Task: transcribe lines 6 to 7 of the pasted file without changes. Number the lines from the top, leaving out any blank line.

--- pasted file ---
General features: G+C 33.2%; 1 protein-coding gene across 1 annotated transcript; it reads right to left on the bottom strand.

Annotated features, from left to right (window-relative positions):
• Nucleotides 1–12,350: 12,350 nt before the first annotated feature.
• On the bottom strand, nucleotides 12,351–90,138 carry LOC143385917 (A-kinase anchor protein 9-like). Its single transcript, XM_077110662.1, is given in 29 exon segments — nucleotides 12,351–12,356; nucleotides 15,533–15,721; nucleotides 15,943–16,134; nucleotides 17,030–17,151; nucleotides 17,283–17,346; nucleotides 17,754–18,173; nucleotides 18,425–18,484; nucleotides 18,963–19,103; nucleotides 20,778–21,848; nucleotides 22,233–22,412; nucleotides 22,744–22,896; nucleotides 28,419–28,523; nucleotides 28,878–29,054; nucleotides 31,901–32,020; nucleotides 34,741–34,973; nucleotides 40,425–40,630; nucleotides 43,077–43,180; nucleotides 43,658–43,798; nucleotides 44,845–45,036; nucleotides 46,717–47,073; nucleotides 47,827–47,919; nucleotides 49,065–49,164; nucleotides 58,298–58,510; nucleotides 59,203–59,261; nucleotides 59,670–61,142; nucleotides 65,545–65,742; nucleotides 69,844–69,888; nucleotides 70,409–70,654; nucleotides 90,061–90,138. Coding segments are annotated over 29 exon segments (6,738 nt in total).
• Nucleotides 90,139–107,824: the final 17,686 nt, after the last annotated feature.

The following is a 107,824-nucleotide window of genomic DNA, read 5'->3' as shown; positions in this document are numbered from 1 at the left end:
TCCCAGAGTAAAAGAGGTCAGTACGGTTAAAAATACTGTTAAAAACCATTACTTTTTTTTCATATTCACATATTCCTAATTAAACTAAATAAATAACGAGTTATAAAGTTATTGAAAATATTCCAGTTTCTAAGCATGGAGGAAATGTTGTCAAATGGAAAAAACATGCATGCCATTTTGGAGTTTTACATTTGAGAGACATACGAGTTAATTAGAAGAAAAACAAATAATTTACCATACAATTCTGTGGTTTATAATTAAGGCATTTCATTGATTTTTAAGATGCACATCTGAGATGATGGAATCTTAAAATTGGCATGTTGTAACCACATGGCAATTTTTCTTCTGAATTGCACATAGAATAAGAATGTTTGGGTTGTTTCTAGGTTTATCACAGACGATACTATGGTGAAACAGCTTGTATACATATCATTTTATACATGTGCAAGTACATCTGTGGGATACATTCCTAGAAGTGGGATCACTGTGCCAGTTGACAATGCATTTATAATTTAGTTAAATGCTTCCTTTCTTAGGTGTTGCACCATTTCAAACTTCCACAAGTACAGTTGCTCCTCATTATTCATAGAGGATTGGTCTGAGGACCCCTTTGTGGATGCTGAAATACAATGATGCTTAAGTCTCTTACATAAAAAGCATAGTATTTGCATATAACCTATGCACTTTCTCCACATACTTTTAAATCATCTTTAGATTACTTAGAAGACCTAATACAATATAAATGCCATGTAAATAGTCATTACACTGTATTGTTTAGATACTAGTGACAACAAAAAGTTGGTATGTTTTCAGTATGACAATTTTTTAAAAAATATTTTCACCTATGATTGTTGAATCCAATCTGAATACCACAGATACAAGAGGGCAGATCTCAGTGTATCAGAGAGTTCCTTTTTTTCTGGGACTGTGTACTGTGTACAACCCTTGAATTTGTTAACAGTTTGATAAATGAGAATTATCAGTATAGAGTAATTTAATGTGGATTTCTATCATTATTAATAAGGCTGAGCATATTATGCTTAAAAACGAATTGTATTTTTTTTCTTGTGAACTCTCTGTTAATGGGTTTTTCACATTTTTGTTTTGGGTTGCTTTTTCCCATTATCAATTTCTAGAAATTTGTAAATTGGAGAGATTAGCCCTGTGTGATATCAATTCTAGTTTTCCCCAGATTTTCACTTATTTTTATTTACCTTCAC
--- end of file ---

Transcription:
The following is a 107,824-nucleotide window of genomic DNA, read 5'->3' as shown; positions in this document are numbered from 1 at the left end:
TCCCAGAGTAAAAGAGGTCAGTACGGTTAAAAATACTGTTAAAAACCATTACTTTTTTTTCATATTCACATATTCCTAATTAAACTAAATAAATAACGAGTTATAAAGTTATTGAAAATATTCCAGTTTCTAAGCATGGAGGAAATGTTGTCAAATGGAAAAAACATGCATGCCATTTTGGAGTTTTACATTTGAGAGACATACGAGTTAATTAGAAGAAAAACAAATAATTTACCATACAATTCTGTGGTTTATAATTAAGGCATTTCATTGATTTTTAAGATGCACATCTGAGATGATGGAATCTTAAAATTGGCATGTTGTAACCACATGGCAATTTTTCTTCTGAATTGCACATAGAATAAGAATGTTTGGGTTGTTTCTAGGTTTATCACAGACGATACTATGGTGAAACAGCTTGTATACATATCATTTTATACATGTGCAAGTACATCTGTGGGATACATTCCTAGAAGTGGGATCACTGTGCCAGTTGACAATGCATTTATAATTTAGTTAAATGCTTCCTTTCTTAGGTGTTGCACCATTTCAAACTTCCACAAGTACAGTTGCTCCTCATTATTCATAGAGGATTGGTCTGAGGACCCCTTTGTGGATGCTGAAATACAATGATGCTTAAGTCTCTTACATAAAAAGCATAGTATTTGCATATAACCTATGCACTTTCTCCACATACTTTTAAATCATCTTTAGATTACTTAGAAGACCTAATACAATATAAATGCCATGTAAATAGTCATTACACTGTATTGTTTAGATACTAGTGACAACAAAAAGTTGGTATGTTTTCAGTATGACAATTTTTTAAAAAATATTTTCACCTATGATTGTTGAATCCAATCTGAATACCACAGATACAAGAGGGCAGATCTCAGTGTATCAGAGAGTTCCTTTTTTTCTGGGACTGTGTACTGTGTACAACCCTTGAATTTGTTAACAGTTTGATAAATGAGAATTATCAGTATAGAGTAATTTAATGTGGATTTCTATCATTATTAATAAGGCTGAGCATATTATGCTTAAAAACGAATTGTATTTTTTTTCTTGTGAACTCTCTGTTAATGGGTTTTTCACATTTTTGTTTTGGGTTGCTTTTTCCCATTATCAATTTCTAGAAATTTGTAAATTGGAGAGATTAGCCCTGTGTGATATCAATTCTAGTTTTCCCCAGATTTTCACTTATTTTTATTTACCTTCAC